Bristol’s Centrespace gallery will host a solo exhibition by London-based photographer, curator Lola Paprocka, whose publication Blokovi was awarded first prize for Unveil’d Photobook Award 2016. Shot mainly on medium format, the project is a photographic series exploring the New Belgrade apartment blocks and their residents during 2015. “The conversation started with my friend, Mima Bulj, who wanted me to capture her hometown from the perspective of an ‘outsider,’” Paprocka tells BJP. “Mima was born in Belgrade and lived there till she was eight years old, before moving to New Zealand with her family. I was born in Poland before moving to the UK in my late teens, so we have always shared a feeling of being stuck somewhere between the Eastern and Western worlds.” “The book combines both portraiture and images of Brutalist estates – both are real interests of mine,” says Pabrocka. “I was keen to include some social documentation in there too, to capture spontaneous interactions with strangers on the streets. But, these social interactions would always come secondary; the Brutalist architecture would inform the …
Markel Redondo first photographed Spain’s abundance of abandoned housing developments in 2010. Now, eight years later, he has retraced his footsteps
A new three-volume collection documents the architectural images of American photographer, Julius Shulman. The tome forms the first major publication of Shulman’s work, detailing buildings by the likes of Frank Lloyd-Wright, Pierre Koenig and Raphael Soriano.
On the opening of Museum Of Machines, a major new exhibition on Dayanita Singh at Mast Gallery, Bologna, the exhibition curator Urs Stahel writes of the iconic Indian photographer’s ability to “shape internal and external life, society and personal history, presence and absence, fullness and emptiness, reality and dream into a fragmented whole, a new and unique body of image and poetry.”
A little-known series of photographs of the state of Nevada, shot in the year 1977 by the late American landscape and architectural photographer Lewis Baltz, is about to go on show for the first time.
David Lurie’s Cape Town-based project Writing the City, a documentary series focusing on the effects of urbanization, social marginalization and economic disparities in his native South Africa, is about to go on show in a solo exhibition in London.
During pilgrimages to his native Hale County, Alabama, William Christenberry has recorded the changing appearance of the region’s natural landscape and vernacular architecture in diverse formats and media since the early 1960s. The work is shown for the first time at New York’s Pace/MacGill Gallery, in an about to launch exhibition.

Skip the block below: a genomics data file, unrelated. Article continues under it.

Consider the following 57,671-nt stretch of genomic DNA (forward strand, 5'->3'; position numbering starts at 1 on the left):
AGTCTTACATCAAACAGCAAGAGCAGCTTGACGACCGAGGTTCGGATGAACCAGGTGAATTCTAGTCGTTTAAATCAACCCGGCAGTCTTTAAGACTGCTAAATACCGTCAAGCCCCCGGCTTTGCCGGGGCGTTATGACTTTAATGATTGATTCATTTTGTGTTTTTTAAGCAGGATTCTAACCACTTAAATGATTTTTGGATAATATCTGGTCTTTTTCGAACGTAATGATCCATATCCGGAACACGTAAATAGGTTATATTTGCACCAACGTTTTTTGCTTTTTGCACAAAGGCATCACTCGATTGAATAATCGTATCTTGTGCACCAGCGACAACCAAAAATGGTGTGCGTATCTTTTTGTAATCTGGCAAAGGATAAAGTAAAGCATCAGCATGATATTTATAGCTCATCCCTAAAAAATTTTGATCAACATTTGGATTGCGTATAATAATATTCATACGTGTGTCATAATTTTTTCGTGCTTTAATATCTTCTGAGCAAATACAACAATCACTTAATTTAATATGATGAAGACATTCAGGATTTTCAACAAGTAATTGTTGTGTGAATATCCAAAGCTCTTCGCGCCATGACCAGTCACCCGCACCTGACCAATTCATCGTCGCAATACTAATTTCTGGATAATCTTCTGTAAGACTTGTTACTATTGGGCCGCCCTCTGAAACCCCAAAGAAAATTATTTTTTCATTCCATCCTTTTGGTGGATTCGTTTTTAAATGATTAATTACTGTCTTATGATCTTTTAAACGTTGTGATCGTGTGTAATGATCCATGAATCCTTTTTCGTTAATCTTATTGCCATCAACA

For his latest conceptual art project, Swiss photographer Roger Eberhard has travelled five continents and visited 32 cities where he booked the standard double room at the local Hilton hotel.
When Alnis Stakle first took up photography, he was faced with a rigid conception of the medium. In Latvia in the 1990s it was largely considered a commercial craft, he says, with any more artistic ambitions restricted to banal nudes and sunsets. But for Stakle photography is “a kind of religion”, which has the power to change our relationship to the world.
In the eighteenth century, the Kings of Siam found an ingenious way of excluding a courtier they didn’t like. They would present the offending socialite with a white elephant, a rare and unusual creature, one very difficult to make space for. No-one would dare decline a gift from the King. And so the recipient would be lumbered with something they could not maintain. They would invariably be ruined by the cost of trying to keep the white elephant, and would then be forced to take their leave of the Kings’ circles. Siam is now modern-day Thailand, but the idea of the white elephant has endured, entering our modern parlance. Shadman Shahid, a documentary photographer born and raised in Dhaka, Bangladesh, and a graduate of the city’s revered Pathshala South Asian Media Academy photography course, used the term to describe a remarkable discovery in China; a “ghost-city” called Chenggong, designed for more than a 100,000 people but standing silent, unpopulated, empty but for tiny pockets of life. “I was born and raised in a city where …